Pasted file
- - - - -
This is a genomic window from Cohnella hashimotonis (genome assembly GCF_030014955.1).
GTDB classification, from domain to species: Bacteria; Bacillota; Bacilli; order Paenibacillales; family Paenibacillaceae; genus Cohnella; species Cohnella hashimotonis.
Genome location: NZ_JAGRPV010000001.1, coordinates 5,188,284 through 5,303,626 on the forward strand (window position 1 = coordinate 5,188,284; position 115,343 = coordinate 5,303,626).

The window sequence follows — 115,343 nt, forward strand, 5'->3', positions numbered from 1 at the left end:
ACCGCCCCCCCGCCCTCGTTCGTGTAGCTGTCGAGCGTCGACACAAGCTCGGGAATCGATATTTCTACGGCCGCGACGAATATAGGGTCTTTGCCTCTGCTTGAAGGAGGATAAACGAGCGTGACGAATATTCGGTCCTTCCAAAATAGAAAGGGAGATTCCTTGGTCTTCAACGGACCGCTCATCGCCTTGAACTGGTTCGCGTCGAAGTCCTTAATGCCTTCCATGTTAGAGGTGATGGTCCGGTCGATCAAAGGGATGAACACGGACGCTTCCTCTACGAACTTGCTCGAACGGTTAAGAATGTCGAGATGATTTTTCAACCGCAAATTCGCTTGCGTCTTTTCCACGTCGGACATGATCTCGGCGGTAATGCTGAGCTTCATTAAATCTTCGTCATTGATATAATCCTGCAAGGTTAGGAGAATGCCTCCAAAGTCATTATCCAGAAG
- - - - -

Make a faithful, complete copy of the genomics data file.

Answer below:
This is a genomic window from Cohnella hashimotonis (genome assembly GCF_030014955.1).
GTDB classification, from domain to species: Bacteria; Bacillota; Bacilli; order Paenibacillales; family Paenibacillaceae; genus Cohnella; species Cohnella hashimotonis.
Genome location: NZ_JAGRPV010000001.1, coordinates 5,188,284 through 5,303,626 on the forward strand (window position 1 = coordinate 5,188,284; position 115,343 = coordinate 5,303,626).

The window sequence follows — 115,343 nt, forward strand, 5'->3', positions numbered from 1 at the left end:
ACCGCCCCCCCGCCCTCGTTCGTGTAGCTGTCGAGCGTCGACACAAGCTCGGGAATCGATATTTCTACGGCCGCGACGAATATAGGGTCTTTGCCTCTGCTTGAAGGAGGATAAACGAGCGTGACGAATATTCGGTCCTTCCAAAATAGAAAGGGAGATTCCTTGGTCTTCAACGGACCGCTCATCGCCTTGAACTGGTTCGCGTCGAAGTCCTTAATGCCTTCCATGTTAGAGGTGATGGTCCGGTCGATCAAAGGGATGAACACGGACGCTTCCTCTACGAACTTGCTCGAACGGTTAAGAATGTCGAGATGATTTTTCAACCGCAAATTCGCTTGCGTCTTTTCCACGTCGGACATGATCTCGGCGGTAATGCTGAGCTTCATTAAATCTTCGTCATTGATATAATCCTGCAAGGTTAGGAGAATGCCTCCAAAGTCATTATCCAGAAG